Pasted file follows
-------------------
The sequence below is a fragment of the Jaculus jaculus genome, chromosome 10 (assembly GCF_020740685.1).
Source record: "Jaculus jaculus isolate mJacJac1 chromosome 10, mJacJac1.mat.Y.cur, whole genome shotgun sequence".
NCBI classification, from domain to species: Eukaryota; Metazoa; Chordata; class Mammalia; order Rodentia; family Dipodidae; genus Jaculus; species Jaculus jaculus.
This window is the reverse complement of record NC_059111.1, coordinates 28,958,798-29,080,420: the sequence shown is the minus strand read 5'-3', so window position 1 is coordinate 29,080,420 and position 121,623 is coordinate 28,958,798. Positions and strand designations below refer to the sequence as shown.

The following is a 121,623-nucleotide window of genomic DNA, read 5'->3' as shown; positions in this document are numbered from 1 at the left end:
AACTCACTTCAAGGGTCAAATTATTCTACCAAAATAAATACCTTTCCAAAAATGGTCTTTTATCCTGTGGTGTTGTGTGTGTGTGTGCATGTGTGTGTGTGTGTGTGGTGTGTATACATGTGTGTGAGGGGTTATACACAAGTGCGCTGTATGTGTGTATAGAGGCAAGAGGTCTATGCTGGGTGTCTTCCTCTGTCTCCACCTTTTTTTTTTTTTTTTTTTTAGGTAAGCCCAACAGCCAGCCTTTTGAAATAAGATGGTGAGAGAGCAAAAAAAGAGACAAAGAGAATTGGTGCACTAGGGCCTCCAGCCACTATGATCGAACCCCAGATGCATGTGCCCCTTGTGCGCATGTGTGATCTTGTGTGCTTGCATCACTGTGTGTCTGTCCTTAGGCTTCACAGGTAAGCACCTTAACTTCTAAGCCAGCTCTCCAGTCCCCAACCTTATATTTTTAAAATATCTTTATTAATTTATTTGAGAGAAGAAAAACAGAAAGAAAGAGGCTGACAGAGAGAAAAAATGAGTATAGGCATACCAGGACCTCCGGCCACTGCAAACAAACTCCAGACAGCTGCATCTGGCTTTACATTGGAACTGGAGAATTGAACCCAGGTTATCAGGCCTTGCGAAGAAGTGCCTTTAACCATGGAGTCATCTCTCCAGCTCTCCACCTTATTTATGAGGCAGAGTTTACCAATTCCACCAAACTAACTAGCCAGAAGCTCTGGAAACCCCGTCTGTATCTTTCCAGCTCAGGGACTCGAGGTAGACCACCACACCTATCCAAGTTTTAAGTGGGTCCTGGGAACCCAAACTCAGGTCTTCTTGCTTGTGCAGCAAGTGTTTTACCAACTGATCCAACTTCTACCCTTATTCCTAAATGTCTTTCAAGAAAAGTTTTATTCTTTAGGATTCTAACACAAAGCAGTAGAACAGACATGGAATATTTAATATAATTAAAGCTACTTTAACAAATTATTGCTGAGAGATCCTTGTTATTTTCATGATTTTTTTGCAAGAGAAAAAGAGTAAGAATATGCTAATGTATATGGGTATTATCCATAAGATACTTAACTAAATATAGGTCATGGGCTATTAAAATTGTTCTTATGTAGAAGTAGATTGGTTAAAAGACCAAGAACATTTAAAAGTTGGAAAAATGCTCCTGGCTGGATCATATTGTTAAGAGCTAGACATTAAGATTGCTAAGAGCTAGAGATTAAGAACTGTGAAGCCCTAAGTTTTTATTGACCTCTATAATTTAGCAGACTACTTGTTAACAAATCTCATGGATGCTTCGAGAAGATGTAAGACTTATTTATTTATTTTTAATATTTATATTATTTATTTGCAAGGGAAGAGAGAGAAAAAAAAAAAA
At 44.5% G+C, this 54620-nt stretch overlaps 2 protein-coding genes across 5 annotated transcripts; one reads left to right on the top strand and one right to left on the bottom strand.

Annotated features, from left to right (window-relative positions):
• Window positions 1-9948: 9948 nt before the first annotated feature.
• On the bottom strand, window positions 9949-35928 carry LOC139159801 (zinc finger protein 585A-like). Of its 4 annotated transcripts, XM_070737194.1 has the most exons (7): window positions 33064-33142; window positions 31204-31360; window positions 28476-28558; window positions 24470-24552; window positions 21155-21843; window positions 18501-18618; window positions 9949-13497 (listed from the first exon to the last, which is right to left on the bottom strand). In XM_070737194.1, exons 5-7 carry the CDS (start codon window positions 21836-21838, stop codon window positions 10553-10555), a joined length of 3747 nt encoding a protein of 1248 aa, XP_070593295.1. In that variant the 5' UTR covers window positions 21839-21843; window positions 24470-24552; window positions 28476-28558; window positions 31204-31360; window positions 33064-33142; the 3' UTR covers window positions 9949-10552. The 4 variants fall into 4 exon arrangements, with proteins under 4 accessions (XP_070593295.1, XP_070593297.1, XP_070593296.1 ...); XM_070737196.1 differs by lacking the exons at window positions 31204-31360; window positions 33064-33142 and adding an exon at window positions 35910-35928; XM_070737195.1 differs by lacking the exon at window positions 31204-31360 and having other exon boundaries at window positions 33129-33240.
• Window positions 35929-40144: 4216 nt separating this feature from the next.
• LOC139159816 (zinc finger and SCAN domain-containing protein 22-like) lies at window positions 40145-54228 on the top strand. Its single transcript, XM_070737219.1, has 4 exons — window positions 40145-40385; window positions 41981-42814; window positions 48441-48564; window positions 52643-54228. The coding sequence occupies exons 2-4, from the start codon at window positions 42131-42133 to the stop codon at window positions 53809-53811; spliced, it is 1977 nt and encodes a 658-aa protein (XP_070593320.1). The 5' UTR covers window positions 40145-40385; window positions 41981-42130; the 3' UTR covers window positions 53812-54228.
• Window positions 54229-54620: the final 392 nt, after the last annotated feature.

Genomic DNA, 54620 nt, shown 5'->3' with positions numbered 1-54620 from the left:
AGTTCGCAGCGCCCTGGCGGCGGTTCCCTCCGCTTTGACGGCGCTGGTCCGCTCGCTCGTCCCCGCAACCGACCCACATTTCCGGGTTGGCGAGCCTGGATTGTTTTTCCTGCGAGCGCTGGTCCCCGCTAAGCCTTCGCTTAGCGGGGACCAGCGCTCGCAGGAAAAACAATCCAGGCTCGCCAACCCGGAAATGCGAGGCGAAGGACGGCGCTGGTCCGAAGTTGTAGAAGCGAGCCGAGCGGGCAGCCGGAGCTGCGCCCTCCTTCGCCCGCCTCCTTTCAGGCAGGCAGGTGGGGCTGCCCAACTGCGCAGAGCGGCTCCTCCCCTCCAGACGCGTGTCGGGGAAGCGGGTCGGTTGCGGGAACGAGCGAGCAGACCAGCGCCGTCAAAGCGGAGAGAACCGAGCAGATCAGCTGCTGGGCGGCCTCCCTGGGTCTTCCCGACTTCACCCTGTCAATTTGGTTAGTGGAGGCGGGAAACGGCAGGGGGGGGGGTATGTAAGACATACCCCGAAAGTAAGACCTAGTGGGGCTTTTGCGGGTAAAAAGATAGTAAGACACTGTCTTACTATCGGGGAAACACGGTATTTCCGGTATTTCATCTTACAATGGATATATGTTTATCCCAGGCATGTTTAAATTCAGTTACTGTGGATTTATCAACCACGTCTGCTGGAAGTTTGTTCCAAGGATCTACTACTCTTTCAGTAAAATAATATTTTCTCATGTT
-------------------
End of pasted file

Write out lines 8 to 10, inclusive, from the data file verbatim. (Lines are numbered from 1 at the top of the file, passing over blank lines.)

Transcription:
Annotated features, from left to right (window-relative positions):
• Window positions 1-9948: 9948 nt before the first annotated feature.
• On the bottom strand, window positions 9949-35928 carry LOC139159801 (zinc finger protein 585A-like). Of its 4 annotated transcripts, XM_070737194.1 has the most exons (7): window positions 33064-33142; window positions 31204-31360; window positions 28476-28558; window positions 24470-24552; window positions 21155-21843; window positions 18501-18618; window positions 9949-13497 (listed from the first exon to the last, which is right to left on the bottom strand). In XM_070737194.1, exons 5-7 carry the CDS (start codon window positions 21836-21838, stop codon window positions 10553-10555), a joined length of 3747 nt encoding a protein of 1248 aa, XP_070593295.1. In that variant the 5' UTR covers window positions 21839-21843; window positions 24470-24552; window positions 28476-28558; window positions 31204-31360; window positions 33064-33142; the 3' UTR covers window positions 9949-10552. The 4 variants fall into 4 exon arrangements, with proteins under 4 accessions (XP_070593295.1, XP_070593297.1, XP_070593296.1 ...); XM_070737196.1 differs by lacking the exons at window positions 31204-31360; window positions 33064-33142 and adding an exon at window positions 35910-35928; XM_070737195.1 differs by lacking the exon at window positions 31204-31360 and having other exon boundaries at window positions 33129-33240.